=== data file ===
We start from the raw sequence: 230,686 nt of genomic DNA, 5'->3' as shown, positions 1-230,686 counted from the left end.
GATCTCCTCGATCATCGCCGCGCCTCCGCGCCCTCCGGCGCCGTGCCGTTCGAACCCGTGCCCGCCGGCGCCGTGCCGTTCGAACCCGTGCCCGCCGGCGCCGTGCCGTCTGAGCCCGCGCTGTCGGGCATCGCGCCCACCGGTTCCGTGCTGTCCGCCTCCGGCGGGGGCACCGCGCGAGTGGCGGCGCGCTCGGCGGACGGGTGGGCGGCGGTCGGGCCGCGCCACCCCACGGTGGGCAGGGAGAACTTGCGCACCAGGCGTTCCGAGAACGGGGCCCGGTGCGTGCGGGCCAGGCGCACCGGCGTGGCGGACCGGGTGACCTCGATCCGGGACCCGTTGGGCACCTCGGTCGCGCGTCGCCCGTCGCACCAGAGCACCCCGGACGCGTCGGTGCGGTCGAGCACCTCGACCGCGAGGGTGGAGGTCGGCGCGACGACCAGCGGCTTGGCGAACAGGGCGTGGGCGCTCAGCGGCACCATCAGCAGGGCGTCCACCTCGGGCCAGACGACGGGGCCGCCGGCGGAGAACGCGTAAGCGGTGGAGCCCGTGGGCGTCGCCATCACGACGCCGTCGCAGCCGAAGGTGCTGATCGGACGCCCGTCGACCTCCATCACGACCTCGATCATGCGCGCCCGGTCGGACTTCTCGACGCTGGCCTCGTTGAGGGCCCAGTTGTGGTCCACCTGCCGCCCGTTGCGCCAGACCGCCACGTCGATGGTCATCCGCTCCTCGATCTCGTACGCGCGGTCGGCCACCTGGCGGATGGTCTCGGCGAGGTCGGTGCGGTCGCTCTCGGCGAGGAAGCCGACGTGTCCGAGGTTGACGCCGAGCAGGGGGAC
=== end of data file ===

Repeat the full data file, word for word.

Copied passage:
We start from the raw sequence: 230,686 nt of genomic DNA, 5'->3' as shown, positions 1-230,686 counted from the left end.
GATCTCCTCGATCATCGCCGCGCCTCCGCGCCCTCCGGCGCCGTGCCGTTCGAACCCGTGCCCGCCGGCGCCGTGCCGTTCGAACCCGTGCCCGCCGGCGCCGTGCCGTCTGAGCCCGCGCTGTCGGGCATCGCGCCCACCGGTTCCGTGCTGTCCGCCTCCGGCGGGGGCACCGCGCGAGTGGCGGCGCGCTCGGCGGACGGGTGGGCGGCGGTCGGGCCGCGCCACCCCACGGTGGGCAGGGAGAACTTGCGCACCAGGCGTTCCGAGAACGGGGCCCGGTGCGTGCGGGCCAGGCGCACCGGCGTGGCGGACCGGGTGACCTCGATCCGGGACCCGTTGGGCACCTCGGTCGCGCGTCGCCCGTCGCACCAGAGCACCCCGGACGCGTCGGTGCGGTCGAGCACCTCGACCGCGAGGGTGGAGGTCGGCGCGACGACCAGCGGCTTGGCGAACAGGGCGTGGGCGCTCAGCGGCACCATCAGCAGGGCGTCCACCTCGGGCCAGACGACGGGGCCGCCGGCGGAGAACGCGTAAGCGGTGGAGCCCGTGGGCGTCGCCATCACGACGCCGTCGCAGCCGAAGGTGCTGATCGGACGCCCGTCGACCTCCATCACGACCTCGATCATGCGCGCCCGGTCGGACTTCTCGACGCTGGCCTCGTTGAGGGCCCAGTTGTGGTCCACCTGCCGCCCGTTGCGCCAGACCGCCACGTCGATGGTCATCCGCTCCTCGATCTCGTACGCGCGGTCGGCCACCTGGCGGATGGTCTCGGCGAGGTCGGTGCGGTCGCTCTCGGCGAGGAAGCCGACGTGTCCGAGGTTGACGCCGAGCAGGGGGAC